One of the goals my husband, Alex, and I have for 2018 is to use Sunday as a day of rest and renewal. Previously we had treated Saturday and Sunday as partial resting days and partial work days. We would rest and work, rest and work. Typically Sunday night was a time of work to prepare for the week and accomplish things we had procrastinated on.
Starting the first week of January we planned to get our to do lists done by Saturday night and begin our first sabbath. The first Sunday was incredibly difficult for me! I kept thinking of things that needed to be done. Alex on the other hand had no problem relaxing and enjoying his day. Meanwhile I relaxed physically, but mentally my mind was all over. I was thinking of things I could be doing, should have done, or would like to get done. This first sabbath gave me so much insight into what things I needed and wanted to have done before the sabbath began.
As the weeks have passed I have learned what I need to accomplish in order to be able to relax both physically and mentally. I have also realized that to do lists are never really complete. This thought has improved my ability to let things go unfinished. I remind myself that the tasks will all be there when Monday comes. At first this thought sent me into overdrive. I thought I would have so much to do on Monday and it will only lead to starting the work week off with stress. What I found is that even though I had some additional things to complete on my Monday I was not overwhelmed by them and actually completed them with joy.
Alex and I both agree that having a full day devoted to rest is one of the best things we have ever done. The blessings we have seen from it are increased motivation throughout the work week, the ability to accomplish more during the week with more joy and more peace, and the anticipation and rejuvenation that comes from having a full day to rest. It’s amazing how we have known about this principle for many years and are only now putting it into practice. To be honest, we didn’t think it would really make that much of a difference. We thought it was enough that we incorporated rest into our weekend. It’s not surprising that when we take God’s word and put it into action, He provides the time and ability to not only accomplish tasks but to accomplish them while experiencing peace and joy.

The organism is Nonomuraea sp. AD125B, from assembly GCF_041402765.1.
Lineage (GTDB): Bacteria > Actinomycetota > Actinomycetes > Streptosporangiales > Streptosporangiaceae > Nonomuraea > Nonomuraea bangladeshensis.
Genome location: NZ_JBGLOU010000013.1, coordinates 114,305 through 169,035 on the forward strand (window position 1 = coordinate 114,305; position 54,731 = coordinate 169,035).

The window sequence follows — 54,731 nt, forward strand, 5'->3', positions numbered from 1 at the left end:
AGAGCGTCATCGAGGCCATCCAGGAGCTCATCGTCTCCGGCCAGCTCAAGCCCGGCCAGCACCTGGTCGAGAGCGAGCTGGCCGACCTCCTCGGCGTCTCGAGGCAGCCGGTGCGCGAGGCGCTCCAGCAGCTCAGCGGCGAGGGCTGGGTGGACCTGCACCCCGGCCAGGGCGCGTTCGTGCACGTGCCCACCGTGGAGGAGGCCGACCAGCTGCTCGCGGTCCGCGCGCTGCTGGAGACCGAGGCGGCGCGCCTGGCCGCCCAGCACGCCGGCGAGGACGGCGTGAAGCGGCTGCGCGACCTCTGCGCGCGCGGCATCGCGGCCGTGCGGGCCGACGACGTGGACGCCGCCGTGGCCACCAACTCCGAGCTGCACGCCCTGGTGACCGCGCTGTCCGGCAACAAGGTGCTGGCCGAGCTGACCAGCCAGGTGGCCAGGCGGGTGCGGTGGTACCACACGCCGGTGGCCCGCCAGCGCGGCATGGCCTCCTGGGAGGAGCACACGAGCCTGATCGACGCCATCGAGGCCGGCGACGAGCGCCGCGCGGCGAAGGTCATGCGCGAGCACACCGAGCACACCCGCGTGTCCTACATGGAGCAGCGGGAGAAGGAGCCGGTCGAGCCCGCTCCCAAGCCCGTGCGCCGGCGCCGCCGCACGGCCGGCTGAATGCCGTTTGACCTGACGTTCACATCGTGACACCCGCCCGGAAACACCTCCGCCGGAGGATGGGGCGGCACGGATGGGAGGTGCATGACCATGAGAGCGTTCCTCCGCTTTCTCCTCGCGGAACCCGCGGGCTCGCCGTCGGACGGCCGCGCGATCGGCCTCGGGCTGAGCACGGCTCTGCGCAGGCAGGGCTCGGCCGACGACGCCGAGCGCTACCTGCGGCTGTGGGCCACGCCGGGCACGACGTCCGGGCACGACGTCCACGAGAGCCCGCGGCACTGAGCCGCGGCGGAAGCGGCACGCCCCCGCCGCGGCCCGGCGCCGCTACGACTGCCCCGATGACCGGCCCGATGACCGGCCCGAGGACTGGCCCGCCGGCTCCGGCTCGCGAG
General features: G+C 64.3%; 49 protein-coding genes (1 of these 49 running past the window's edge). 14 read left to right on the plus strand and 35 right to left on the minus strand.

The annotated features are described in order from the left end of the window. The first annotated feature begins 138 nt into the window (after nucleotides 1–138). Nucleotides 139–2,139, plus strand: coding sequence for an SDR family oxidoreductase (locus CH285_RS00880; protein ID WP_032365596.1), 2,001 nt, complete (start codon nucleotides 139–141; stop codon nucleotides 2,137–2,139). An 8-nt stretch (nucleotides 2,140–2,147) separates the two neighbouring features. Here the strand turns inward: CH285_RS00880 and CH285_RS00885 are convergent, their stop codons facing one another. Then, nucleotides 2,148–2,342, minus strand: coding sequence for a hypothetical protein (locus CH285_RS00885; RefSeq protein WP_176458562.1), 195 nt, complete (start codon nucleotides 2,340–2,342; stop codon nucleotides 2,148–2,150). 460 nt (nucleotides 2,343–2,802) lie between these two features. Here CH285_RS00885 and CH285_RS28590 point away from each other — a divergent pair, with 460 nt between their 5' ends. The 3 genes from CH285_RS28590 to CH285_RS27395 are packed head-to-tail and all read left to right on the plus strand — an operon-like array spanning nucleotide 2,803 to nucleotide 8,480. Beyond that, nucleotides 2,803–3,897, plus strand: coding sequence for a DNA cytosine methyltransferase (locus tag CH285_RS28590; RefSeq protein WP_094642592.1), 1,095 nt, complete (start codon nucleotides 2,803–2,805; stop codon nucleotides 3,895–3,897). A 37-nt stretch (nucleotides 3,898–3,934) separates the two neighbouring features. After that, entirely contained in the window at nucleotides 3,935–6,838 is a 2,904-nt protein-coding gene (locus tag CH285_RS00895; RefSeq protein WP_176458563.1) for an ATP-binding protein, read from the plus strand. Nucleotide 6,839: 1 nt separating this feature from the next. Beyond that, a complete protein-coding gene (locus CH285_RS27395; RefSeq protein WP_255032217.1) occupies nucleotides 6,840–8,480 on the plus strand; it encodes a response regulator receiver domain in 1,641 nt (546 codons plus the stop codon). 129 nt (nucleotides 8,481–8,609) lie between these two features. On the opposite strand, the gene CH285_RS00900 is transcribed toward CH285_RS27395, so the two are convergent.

If the thought of a day devoted to rest intrigues you why not give it a try for a month and see how it goes. You will discover things that work and things that don’t. Things you find restful and things you thought would be, but aren’t. You will discover that you and your family members find rest in different ways and that’s okay. There is no need to be legalistic about it. If Sunday doesn’t work for you and your family then pick another day that does. You also have to decide for yourself what constitutes as work for you. I love cooking breakfast (and eating it) so on Sunday morning I enjoy making it for my family. Dinner on the other hand can be stressful because my daughter goes to bed so early right now. So instead of making dinner on Sunday we make it during the week and freeze it, do a crock pot or packaged meal, or eat out. If we are eating dinner at home it requires preparation so I make this a priority during the week. Our guideline is if an activity can typically lead to frustration or feeling overwhelmed, then we don’t do it on our day of rest. This is within reason of course because we still need to apply my daughter’s lotion even though she fights every second of it and cries the whole time. We have noticed we are able to be calmer in these moments because we are not rushing around trying to get other things done.
The most important thing is to remember why you are devoting this day to rest. God, our creator, knew that we would need it to restore and revive us. We are dust. Finite and limited. We run out of energy and strength quickly. God however does not. Yet He showed us an example to live by when He rested on the seventh day (Genesis 2:3). A sabbath reminds us that our physical bodies have limitations and they need to be acknowledged and respected. A sabbath is also a statement of trust. Trust that six days really is enough time to accomplish what you need to. If it isn’t maybe you are taking on more than what God is asking you to do. A sabbath also requires a shift in perspective that whatever you have left undone is not important when you compare it to glorifying God. This eternal perspective is exactly what will help you navigate the small and large trials you will encounter throughout the week.
If you already devote a day to rest, I’d love to hear what you have learned by incorporating this into your life. If you don’t what obstacles keep you from making this commitment?